In the framework of the philosophy of mind, it does matter as well to take an interest in the mental act of intuition. In this regard, contemporary literature makes room for two principal options (Chudnoff 2011). According to doxastic theories, intuition is reduced to a belief or to a disposition to believe that p (Williamson 2004, 2005, 2007; Goldman et Pust 1998; Gopnik and Schwitzgebel 1998). According to perceptualist theories, on the contrary, intuition is a sui generis experience, analogous to perceptual experience- a "quasi-perceptual" experience by virtue of which it seems to the subject that p (Bealer 1998, 1999, 2002 ; Huemer 2001, 2005). Although such intellectual experiences (intellectual seemings) could prima facie justify the belief that p, they are not identical to the latter — in the same way that the perceptive experience of the blue sky can prima facie justify the judgment of perception "the sky is blue", without being identical to it. Concisely: we are dealing with predoxastic states in which an abstract state of things is immediately "given" to the subject (Bengson, 2015).

This is why the theory of intellectual seemings has sometimes been explicitly likened to the Husserlian notion of intuition (Wiltsche 2015). Some also maintain that intellectual experience that is "immediate" in the sense that it is based on the sheer comprehension of p (Sosa 1998, 2006, 2007, 2009). This version of perceptualism already reminds that of proto-phenomenologists like Franz Brentano (1925) or Carl Stumpf (1939), who discerned in immediate evidence a state "producing a certain illumination" (einleuchtend) on the basis of the sole comprehension of concepts themselves. According to this conception, it is in effect possible that intuition, as an occurrent state, be conditioned by certain factors (attention, comprehension of certain concepts, mastering of certain signs or mathematical symbols etc.) without being though a source of mediate justification. Even conditioned, intuition offers an immediate justification in the sense that, in certain cases, understanding p suffices for having an intuition that p.

Arguments in favour of the perceptualist theory of intuition have been recently developed by Elijah Chudnoff (2011, 2013), Berit Brogaard (2013a, 2013b, 2014) and John Bengson (2015). Study and evaluate these arguments and the theories that they oppose constitutes another interesting road so as to interrogate the eventual immediacy of intuition.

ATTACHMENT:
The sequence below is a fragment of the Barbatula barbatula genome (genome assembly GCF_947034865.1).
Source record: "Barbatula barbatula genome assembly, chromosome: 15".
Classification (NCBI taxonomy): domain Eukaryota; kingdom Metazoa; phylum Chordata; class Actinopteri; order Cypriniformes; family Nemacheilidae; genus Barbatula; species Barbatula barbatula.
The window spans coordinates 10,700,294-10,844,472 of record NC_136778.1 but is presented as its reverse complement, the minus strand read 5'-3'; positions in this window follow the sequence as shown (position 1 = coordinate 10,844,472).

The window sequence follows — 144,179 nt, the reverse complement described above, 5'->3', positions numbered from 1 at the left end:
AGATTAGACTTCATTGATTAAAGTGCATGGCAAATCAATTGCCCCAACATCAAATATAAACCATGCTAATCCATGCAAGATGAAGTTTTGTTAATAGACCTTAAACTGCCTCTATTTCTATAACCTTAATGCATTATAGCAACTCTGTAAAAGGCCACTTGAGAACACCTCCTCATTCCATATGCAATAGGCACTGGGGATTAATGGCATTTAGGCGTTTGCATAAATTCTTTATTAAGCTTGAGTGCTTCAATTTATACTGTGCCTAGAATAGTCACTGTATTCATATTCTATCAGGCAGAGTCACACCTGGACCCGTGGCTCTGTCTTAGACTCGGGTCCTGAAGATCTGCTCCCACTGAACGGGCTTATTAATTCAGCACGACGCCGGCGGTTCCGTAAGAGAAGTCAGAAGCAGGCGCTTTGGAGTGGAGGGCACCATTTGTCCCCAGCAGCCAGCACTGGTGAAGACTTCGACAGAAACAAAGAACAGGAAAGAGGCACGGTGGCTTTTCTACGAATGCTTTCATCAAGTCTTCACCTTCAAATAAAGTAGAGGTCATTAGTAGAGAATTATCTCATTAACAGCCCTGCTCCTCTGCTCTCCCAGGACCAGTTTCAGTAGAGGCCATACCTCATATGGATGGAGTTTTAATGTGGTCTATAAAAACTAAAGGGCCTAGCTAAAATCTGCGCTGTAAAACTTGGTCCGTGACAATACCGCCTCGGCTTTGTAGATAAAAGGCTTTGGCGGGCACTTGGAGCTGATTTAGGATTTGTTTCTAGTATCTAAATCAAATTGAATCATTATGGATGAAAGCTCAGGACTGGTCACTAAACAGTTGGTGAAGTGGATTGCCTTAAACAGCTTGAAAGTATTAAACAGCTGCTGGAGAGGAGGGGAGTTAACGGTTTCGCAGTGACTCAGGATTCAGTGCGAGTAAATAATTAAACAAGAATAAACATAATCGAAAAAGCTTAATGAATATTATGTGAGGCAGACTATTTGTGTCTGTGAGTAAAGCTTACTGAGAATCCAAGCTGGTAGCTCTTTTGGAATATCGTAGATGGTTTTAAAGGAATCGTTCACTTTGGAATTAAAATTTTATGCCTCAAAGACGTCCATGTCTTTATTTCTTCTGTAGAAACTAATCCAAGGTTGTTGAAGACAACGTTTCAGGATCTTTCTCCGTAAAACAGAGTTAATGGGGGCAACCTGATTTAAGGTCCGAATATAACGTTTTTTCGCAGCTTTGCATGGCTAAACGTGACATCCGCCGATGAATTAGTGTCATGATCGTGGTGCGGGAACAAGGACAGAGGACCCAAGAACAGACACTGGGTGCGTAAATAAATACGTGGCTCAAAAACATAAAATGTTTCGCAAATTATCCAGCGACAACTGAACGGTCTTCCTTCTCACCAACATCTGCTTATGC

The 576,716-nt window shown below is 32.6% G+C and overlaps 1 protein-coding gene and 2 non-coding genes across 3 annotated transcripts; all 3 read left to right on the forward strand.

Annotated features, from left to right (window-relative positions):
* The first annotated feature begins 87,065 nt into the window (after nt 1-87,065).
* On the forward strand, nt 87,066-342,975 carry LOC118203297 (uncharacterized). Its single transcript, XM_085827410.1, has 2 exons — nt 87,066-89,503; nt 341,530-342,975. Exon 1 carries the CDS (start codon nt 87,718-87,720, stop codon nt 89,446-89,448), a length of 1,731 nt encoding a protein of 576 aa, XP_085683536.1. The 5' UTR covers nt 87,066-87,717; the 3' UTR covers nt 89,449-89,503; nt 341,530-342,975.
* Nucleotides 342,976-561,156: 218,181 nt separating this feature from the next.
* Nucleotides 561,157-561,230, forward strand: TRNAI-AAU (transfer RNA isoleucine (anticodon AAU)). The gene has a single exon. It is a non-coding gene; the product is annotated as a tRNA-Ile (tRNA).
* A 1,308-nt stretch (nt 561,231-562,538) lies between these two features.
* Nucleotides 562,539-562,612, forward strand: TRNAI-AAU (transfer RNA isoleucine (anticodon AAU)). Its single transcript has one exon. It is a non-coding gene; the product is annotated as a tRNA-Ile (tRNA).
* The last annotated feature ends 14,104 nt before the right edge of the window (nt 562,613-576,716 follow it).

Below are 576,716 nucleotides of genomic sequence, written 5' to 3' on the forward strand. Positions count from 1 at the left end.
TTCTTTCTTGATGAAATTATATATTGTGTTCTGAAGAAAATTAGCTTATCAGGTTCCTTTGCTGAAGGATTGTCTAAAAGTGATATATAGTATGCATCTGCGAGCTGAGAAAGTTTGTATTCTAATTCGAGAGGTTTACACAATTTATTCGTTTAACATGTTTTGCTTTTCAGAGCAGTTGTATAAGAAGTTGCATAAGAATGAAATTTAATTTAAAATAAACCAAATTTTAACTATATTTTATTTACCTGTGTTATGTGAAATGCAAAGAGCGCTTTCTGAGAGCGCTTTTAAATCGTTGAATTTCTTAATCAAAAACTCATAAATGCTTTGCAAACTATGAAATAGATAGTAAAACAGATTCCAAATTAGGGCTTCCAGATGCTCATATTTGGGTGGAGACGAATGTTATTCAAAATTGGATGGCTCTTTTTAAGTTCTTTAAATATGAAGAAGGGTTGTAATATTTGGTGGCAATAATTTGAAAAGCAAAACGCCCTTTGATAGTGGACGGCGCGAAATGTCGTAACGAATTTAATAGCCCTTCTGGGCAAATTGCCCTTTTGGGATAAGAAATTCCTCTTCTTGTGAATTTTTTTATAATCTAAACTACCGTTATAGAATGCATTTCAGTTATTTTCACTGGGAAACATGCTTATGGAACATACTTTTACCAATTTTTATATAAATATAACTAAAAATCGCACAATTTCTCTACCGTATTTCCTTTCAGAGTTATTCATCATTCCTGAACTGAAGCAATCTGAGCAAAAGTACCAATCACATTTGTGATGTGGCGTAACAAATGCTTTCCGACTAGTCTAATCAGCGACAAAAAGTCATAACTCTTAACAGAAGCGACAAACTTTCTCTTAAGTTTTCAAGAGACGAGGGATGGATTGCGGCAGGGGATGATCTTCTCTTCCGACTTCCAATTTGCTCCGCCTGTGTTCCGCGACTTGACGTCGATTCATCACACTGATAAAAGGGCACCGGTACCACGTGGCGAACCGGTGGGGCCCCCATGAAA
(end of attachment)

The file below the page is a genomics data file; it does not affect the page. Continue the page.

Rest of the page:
— The seminar could articulate itself in several axes of reflection:

— A first section, an historical one, could re-evaluate the sources (Cartesian, Kantian, etc.) of the phenomenological theory of intuition so as to see up to what extend the notion of intuition is effectively inextricably linked to an ideal (even a myth) of immediacy.

— A second section, still an historical one, could re-evaluate the Husserlian theory of intuition and its eventual naive adhesion to the fantasy of immediacy.

— A third section could question the immediacy of sensuous intuition.

— A fourth section could question the immediacy of founded intuitions (categorial, eidetic, etc.), in the domain of knowledge, of moral judgment or of aesthetic judgment and, concretely, elucidate the diversity of "evidence-producing devices", to wit the elements without the assistance of whom intuitions would not have been "immediately" possible.

— A fifth section could study the social and cultural processes favouring the production of evidence.

— Finally, a sixth section could tackle the mental act of intuition and its link to other acts like that of perception and belief.

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Venue: [tba]

Attendance is free. No registration required.

Invited speakers

Practical details

The seminar will take place from May 2 to 6, 2022, at the University of Liège (Belgium).

Registration is not required for attendance. At the participant's request, the Philosophy Department will issue a certificate which can be used for doctoral certification (ECTS).

Presentations will be a maximum of 45-50 minutes, with an additional 10 minutes for questions and discussion. The languages of the seminar are English and French.

CFP speakers are expected to cover their own travel and accommodation costs. Information on accommodation is available.

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Organizing committee

Scientific committee


FRS-FNRS UR Traverses Universit? de Li?ge Faculté de philosophie et lettres